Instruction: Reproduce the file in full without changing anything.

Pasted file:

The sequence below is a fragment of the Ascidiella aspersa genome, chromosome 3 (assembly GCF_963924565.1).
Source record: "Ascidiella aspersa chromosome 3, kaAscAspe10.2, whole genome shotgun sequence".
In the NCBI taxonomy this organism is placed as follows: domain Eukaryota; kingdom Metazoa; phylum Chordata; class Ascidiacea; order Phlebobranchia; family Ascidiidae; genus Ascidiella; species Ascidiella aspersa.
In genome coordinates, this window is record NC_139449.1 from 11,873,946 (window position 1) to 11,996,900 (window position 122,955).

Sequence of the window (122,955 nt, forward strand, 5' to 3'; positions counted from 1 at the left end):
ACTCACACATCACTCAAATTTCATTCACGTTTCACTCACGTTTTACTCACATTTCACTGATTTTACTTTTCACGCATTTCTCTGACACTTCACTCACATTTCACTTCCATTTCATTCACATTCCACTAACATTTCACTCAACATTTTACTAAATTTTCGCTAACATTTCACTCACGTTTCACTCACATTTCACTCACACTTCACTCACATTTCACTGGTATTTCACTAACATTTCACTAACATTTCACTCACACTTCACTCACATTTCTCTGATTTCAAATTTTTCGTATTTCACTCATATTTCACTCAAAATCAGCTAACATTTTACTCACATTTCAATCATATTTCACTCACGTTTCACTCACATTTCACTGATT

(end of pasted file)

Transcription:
The sequence below is a fragment of the Ascidiella aspersa genome, chromosome 3 (assembly GCF_963924565.1).
Source record: "Ascidiella aspersa chromosome 3, kaAscAspe10.2, whole genome shotgun sequence".
In the NCBI taxonomy this organism is placed as follows: domain Eukaryota; kingdom Metazoa; phylum Chordata; class Ascidiacea; order Phlebobranchia; family Ascidiidae; genus Ascidiella; species Ascidiella aspersa.
In genome coordinates, this window is record NC_139449.1 from 11,873,946 (window position 1) to 11,996,900 (window position 122,955).

Sequence of the window (122,955 nt, forward strand, 5' to 3'; positions counted from 1 at the left end):
ACTCACACATCACTCAAATTTCATTCACGTTTCACTCACGTTTTACTCACATTTCACTGATTTTACTTTTCACGCATTTCTCTGACACTTCACTCACATTTCACTTCCATTTCATTCACATTCCACTAACATTTCACTCAACATTTTACTAAATTTTCGCTAACATTTCACTCACGTTTCACTCACATTTCACTCACACTTCACTCACATTTCACTGGTATTTCACTAACATTTCACTAACATTTCACTCACACTTCACTCACATTTCTCTGATTTCAAATTTTTCGTATTTCACTCATATTTCACTCAAAATCAGCTAACATTTTACTCACATTTCAATCATATTTCACTCACGTTTCACTCACATTTCACTGATT